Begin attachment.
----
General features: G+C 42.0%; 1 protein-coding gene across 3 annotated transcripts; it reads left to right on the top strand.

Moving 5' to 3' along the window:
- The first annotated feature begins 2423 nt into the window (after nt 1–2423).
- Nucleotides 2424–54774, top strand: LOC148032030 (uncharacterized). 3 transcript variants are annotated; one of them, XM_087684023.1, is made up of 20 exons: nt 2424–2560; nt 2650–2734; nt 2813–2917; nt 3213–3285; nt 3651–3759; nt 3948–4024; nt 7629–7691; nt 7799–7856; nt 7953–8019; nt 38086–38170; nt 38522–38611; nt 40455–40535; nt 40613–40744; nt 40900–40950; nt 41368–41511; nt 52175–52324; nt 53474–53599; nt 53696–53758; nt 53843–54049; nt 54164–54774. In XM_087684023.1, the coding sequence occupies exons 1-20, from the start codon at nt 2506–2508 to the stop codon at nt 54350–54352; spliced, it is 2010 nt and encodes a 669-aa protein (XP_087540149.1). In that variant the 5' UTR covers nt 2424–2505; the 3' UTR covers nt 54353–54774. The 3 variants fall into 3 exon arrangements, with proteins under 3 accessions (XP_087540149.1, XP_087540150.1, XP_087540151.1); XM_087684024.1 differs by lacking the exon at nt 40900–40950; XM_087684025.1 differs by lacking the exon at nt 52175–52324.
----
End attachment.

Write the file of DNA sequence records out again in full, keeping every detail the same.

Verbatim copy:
General features: G+C 42.0%; 1 protein-coding gene across 3 annotated transcripts; it reads left to right on the top strand.

Moving 5' to 3' along the window:
- The first annotated feature begins 2423 nt into the window (after nt 1–2423).
- Nucleotides 2424–54774, top strand: LOC148032030 (uncharacterized). 3 transcript variants are annotated; one of them, XM_087684023.1, is made up of 20 exons: nt 2424–2560; nt 2650–2734; nt 2813–2917; nt 3213–3285; nt 3651–3759; nt 3948–4024; nt 7629–7691; nt 7799–7856; nt 7953–8019; nt 38086–38170; nt 38522–38611; nt 40455–40535; nt 40613–40744; nt 40900–40950; nt 41368–41511; nt 52175–52324; nt 53474–53599; nt 53696–53758; nt 53843–54049; nt 54164–54774. In XM_087684023.1, the coding sequence occupies exons 1-20, from the start codon at nt 2506–2508 to the stop codon at nt 54350–54352; spliced, it is 2010 nt and encodes a 669-aa protein (XP_087540149.1). In that variant the 5' UTR covers nt 2424–2505; the 3' UTR covers nt 54353–54774. The 3 variants fall into 3 exon arrangements, with proteins under 3 accessions (XP_087540149.1, XP_087540150.1, XP_087540151.1); XM_087684024.1 differs by lacking the exon at nt 40900–40950; XM_087684025.1 differs by lacking the exon at nt 52175–52324.